Beth Ripley Lyon
I never remember seeing my mother in the kitchen. I do remember seeing her crawl under a car to change the oil during a course she took after she joined The Red Cross Motor Corps.
The year was 1944. During World War 1, the Red Cross organized the Motor Corps. The volunteers, all women, supplied transport support for the military hospitals, camps and canteens. They provided the same invaluable service during the second world war. Part of the training included an emergency first aid class. My mother, an excellent driver, was already a Red Cross first aid instructor so when she heard about the Motor Corps, she signed up.
For weeks, she’d come home tired, dirty and greasy. My mother, who had always dressed with impeccable care, was a strange sight to my eyes. At the end of the training, she and twenty one others graduated, surrounded by amazed but proud husbands and children. The women looked stunning in their newly purchased gray uniforms with the red cross badge sewn on the shoulder.
My Mom’s first assignment was to drive the Red Cross canteen truck. She loaded it with coffee and treats and drove to locations all over the city where lonely, anxious soldiers were bivouacked awaiting their overseas assignments. When she arrived at her destination, she opened the long window and, looking snazzy in her uniform, became the charming hostess.
From 1940 to 1942, she served as president of B’nai Jehudah Temple’s sisterhood, a role her mother-in-law, Anna Lyon, had pioneered some forty years before. Obviously, my mother had little time for my nonsense. It seemed to me she was always on the phone.
My parents met on a blind date when Beth was at Smith College (remember? that’s where Oma Rose had sent her and maybe now we know why) and Leslie at Harvard. She’d recently had the chicken pox but was determined to go to the dance. She donned a large-brimmed black hat with a heavy veil to cover her scabby face and bravely took the train to Cambridge. But the hat and veil couldn’t cover up her slim figure and alluring charm. Dad fell in love with her and they married soon after graduation.
Beth looked gorgeous in an ankle length pure silk gown covered with tiny seed pearls and sparkling glass beads. A fashionable bubble of fine net sat atop her stylishly bobbed black hair and trailed delicately to the floor. Though handsome in formal attire, and barely twenty two years old, my father’s curly hair, more red than brown, was already thinning.
They made their home in Kansas City, Missouri where my father joined his grandfather Morris and his father Lee’s hide business.
My brother Lee arrived three years later and four years after that I came on the scene. Both of us were cared for by a German speaking nurse in a white uniform and cap, in hopes, I suppose, that we’d learn to speak the language. Neither of us did.
When not otherwise occupied, my mother always had some sort of needle work in her hands; cross-stitching, knitting or needlepoint. For my trousseau, she cross stitched an elegant dinner size tablecloth, two bridge table size cloths, and 24 napkins with brown thread on cream colored linen.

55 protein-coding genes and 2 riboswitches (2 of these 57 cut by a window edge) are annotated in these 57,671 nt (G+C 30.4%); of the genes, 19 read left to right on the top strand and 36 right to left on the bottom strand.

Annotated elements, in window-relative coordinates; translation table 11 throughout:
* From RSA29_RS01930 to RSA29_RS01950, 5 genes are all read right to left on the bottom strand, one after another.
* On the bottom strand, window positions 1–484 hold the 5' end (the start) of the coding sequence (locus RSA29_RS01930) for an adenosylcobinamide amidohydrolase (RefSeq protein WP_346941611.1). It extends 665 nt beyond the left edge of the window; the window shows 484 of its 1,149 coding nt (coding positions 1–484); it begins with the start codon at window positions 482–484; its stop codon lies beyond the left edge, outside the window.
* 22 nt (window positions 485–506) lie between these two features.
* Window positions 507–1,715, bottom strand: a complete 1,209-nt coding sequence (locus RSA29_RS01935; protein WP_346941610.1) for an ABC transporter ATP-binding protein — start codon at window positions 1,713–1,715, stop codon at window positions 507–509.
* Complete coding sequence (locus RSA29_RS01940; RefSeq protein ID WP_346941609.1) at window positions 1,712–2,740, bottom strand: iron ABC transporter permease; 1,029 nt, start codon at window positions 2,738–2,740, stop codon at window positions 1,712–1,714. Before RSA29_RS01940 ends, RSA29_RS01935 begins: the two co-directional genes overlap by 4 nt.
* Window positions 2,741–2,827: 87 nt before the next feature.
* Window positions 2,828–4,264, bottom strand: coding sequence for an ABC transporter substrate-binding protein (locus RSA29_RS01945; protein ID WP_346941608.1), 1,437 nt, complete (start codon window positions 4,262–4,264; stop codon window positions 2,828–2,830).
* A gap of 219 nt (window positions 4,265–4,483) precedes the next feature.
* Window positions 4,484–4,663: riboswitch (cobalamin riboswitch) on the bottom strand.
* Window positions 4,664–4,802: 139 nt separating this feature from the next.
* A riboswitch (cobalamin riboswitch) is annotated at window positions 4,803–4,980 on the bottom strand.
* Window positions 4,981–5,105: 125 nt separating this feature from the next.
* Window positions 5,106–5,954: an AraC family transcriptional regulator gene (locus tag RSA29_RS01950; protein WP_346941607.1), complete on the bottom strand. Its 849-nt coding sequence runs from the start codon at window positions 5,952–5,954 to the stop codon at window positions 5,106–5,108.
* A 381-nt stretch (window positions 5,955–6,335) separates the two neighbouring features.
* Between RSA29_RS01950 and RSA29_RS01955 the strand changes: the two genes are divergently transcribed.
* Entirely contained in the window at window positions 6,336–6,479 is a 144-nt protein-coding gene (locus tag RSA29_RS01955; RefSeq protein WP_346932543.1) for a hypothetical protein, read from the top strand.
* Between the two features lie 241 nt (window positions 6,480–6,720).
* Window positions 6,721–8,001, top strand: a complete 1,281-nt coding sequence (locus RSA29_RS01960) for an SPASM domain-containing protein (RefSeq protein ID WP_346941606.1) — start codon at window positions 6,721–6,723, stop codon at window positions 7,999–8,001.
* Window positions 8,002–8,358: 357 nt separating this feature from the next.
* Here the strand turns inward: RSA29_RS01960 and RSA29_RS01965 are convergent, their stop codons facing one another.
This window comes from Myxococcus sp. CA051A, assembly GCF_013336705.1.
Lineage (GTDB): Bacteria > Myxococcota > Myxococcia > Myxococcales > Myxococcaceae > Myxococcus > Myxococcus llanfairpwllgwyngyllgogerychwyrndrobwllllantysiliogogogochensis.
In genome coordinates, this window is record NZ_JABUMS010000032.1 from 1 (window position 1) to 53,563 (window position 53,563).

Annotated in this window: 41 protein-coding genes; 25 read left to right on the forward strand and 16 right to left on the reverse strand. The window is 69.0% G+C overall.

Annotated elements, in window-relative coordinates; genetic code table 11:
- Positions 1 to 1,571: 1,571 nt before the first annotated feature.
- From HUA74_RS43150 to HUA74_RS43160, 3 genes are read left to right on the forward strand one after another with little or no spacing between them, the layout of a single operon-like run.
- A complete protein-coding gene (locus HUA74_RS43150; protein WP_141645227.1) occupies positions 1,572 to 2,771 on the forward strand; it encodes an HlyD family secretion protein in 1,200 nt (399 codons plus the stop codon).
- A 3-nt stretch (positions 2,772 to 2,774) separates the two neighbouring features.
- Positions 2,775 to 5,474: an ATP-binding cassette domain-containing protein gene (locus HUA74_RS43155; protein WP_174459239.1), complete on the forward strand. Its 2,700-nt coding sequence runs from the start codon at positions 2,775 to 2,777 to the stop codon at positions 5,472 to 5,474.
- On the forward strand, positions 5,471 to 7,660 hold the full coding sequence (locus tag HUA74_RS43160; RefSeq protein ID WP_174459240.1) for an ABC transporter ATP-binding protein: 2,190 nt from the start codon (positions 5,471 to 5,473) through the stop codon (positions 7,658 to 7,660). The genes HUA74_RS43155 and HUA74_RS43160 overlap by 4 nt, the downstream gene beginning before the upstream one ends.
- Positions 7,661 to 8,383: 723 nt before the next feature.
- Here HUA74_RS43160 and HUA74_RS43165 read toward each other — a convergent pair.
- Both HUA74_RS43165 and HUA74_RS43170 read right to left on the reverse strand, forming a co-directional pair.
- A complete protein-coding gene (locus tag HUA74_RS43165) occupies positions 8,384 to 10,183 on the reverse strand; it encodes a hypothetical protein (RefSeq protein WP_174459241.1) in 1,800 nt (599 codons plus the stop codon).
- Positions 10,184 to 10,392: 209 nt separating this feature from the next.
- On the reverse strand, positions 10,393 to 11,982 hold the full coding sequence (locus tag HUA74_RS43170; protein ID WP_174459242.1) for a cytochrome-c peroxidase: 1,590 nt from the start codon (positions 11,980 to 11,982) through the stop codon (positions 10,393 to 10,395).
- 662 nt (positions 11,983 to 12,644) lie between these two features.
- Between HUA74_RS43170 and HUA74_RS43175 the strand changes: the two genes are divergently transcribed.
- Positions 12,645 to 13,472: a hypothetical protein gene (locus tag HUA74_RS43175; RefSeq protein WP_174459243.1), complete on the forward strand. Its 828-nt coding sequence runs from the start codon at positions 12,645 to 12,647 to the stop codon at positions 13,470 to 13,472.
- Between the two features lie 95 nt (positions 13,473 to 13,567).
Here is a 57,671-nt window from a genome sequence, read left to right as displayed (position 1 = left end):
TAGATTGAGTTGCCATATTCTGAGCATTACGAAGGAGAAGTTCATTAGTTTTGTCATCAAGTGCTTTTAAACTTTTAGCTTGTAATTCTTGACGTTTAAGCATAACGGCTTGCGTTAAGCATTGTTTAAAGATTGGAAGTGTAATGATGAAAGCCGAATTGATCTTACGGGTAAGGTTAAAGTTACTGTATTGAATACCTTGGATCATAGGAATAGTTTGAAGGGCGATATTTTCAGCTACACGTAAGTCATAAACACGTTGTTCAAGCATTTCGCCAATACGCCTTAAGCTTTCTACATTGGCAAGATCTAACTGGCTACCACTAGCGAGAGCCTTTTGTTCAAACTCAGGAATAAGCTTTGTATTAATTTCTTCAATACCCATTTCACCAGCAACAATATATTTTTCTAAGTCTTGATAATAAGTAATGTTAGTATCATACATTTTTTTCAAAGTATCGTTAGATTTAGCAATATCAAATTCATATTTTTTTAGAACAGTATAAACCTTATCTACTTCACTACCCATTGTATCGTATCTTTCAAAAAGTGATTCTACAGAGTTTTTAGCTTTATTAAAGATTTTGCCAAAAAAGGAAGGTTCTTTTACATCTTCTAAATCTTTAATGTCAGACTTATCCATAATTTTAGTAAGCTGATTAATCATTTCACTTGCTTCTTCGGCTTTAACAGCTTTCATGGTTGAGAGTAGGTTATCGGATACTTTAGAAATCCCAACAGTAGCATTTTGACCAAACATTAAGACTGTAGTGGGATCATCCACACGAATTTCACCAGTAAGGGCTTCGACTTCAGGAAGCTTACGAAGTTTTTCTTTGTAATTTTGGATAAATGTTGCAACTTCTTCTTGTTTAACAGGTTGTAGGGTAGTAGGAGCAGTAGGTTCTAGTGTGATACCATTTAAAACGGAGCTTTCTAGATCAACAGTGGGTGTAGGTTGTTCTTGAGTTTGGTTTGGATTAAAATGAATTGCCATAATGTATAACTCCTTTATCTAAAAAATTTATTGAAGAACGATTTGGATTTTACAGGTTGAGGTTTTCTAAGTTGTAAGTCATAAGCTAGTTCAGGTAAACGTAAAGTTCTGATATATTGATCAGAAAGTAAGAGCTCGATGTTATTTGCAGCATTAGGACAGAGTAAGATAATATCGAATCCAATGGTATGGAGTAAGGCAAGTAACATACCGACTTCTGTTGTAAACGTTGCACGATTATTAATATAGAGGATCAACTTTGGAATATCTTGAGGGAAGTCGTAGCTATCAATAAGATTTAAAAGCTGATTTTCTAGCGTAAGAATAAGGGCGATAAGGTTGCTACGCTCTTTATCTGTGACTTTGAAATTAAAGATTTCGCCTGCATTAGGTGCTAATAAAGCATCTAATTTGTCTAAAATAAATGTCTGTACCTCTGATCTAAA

Mom became interested in the blind when she learned that National Council of Jewish Women and The Missouri Vocational Service offered weaving courses. She and some of her friends took the course and learned how to make table mats and napkins . Then they gathered together seven blind women and taught them how to weave the beautiful table mats and napkins.
With my mother as chairman, fourteen volunteers staffed, displayed and sold the mats and napkins for profit and divided the proceeds among the blind workers. It was a groundbreaking endeavor and for the first time, provided the sightless women with a means to make money. The shop was open from 9:30 to 3:30 Monday through Thursday. My mother and the other volunteers helped the workers with whatever they needed and later hemmed the finished products. Can you guess who supplied the transportation for the workers? The Red Cross Motor Corps.
Mom and her NCJW friends discovered that the blind women had limited social experiences so they organized a monthly party which included transportation, food and entertainment. The parties, funded by NCJW, continue to this day.
Meanwhile, my mother found another outlet for her compassion and energy. She discovered an organization that catered to the needs of blind children, birth through school age. Intrigued, she heard that the Children’s Center for the Visually Impaired needed volunteers to read to the children. Going to CCVI became part of her weekly routine. The children adored her and called her Oma Beth.
With tutelage from Oma Rose, my mother became adept at investing in the stock market. She kept meticulous books in her neat but sometimes illegible handwriting. By now, Oma Rose had come to live with my parents. They adored her and hated leaving her alone at night so they often either took her along or stayed home. Bridge games flourished.
My dad’s death in 1967 set mom adrift. One day, I spotted an easel and a box of oil paint in a Cook Paint and Varnish Store. On an impulse, I bought them and took them to her. She was delighted and made immediate arrangements to take painting lessons from Frank Szasz, a Hungarian instructor at the Kansas City Art Institute. They became great friends and she went to Europe several times with a group he led to study the masters. Frank Szasz was to become an internationally known portrait artist.
That was the start of a whole new chapter in my mother’s life. She traveled alone and with friends to such places as India, Japan and the great wall of China. She continued to paint until she died of complications from a fall. She was ninety seven years old. Her latest needlepoint piece sat nearing completion on a table by her favorite chair.